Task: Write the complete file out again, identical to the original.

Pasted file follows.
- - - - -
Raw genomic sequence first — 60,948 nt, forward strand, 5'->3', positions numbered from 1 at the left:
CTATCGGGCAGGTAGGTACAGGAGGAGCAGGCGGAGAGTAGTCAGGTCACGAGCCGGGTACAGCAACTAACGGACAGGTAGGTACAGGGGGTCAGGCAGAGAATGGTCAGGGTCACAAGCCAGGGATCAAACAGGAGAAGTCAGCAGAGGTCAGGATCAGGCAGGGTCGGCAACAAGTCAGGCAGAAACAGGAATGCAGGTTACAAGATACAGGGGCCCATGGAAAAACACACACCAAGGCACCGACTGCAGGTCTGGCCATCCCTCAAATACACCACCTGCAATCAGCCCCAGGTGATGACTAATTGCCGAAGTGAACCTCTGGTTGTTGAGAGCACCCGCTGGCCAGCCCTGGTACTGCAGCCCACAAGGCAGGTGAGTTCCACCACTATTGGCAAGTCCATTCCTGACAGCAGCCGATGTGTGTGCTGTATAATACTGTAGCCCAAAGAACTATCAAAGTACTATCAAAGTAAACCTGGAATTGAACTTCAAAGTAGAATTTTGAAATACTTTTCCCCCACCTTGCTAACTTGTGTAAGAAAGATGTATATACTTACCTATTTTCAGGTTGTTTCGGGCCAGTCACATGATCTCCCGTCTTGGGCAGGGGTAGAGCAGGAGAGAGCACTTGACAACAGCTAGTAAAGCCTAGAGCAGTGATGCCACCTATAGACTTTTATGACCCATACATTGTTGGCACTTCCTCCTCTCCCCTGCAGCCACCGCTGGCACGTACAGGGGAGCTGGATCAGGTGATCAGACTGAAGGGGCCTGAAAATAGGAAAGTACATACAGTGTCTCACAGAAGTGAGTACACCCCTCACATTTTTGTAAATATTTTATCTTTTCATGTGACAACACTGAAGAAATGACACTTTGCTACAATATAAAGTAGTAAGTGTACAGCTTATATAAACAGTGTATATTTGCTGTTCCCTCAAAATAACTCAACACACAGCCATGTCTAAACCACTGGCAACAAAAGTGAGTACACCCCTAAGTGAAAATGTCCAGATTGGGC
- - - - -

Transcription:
Raw genomic sequence first — 60,948 nt, forward strand, 5'->3', positions numbered from 1 at the left:
CTATCGGGCAGGTAGGTACAGGAGGAGCAGGCGGAGAGTAGTCAGGTCACGAGCCGGGTACAGCAACTAACGGACAGGTAGGTACAGGGGGTCAGGCAGAGAATGGTCAGGGTCACAAGCCAGGGATCAAACAGGAGAAGTCAGCAGAGGTCAGGATCAGGCAGGGTCGGCAACAAGTCAGGCAGAAACAGGAATGCAGGTTACAAGATACAGGGGCCCATGGAAAAACACACACCAAGGCACCGACTGCAGGTCTGGCCATCCCTCAAATACACCACCTGCAATCAGCCCCAGGTGATGACTAATTGCCGAAGTGAACCTCTGGTTGTTGAGAGCACCCGCTGGCCAGCCCTGGTACTGCAGCCCACAAGGCAGGTGAGTTCCACCACTATTGGCAAGTCCATTCCTGACAGCAGCCGATGTGTGTGCTGTATAATACTGTAGCCCAAAGAACTATCAAAGTACTATCAAAGTAAACCTGGAATTGAACTTCAAAGTAGAATTTTGAAATACTTTTCCCCCACCTTGCTAACTTGTGTAAGAAAGATGTATATACTTACCTATTTTCAGGTTGTTTCGGGCCAGTCACATGATCTCCCGTCTTGGGCAGGGGTAGAGCAGGAGAGAGCACTTGACAACAGCTAGTAAAGCCTAGAGCAGTGATGCCACCTATAGACTTTTATGACCCATACATTGTTGGCACTTCCTCCTCTCCCCTGCAGCCACCGCTGGCACGTACAGGGGAGCTGGATCAGGTGATCAGACTGAAGGGGCCTGAAAATAGGAAAGTACATACAGTGTCTCACAGAAGTGAGTACACCCCTCACATTTTTGTAAATATTTTATCTTTTCATGTGACAACACTGAAGAAATGACACTTTGCTACAATATAAAGTAGTAAGTGTACAGCTTATATAAACAGTGTATATTTGCTGTTCCCTCAAAATAACTCAACACACAGCCATGTCTAAACCACTGGCAACAAAAGTGAGTACACCCCTAAGTGAAAATGTCCAGATTGGGC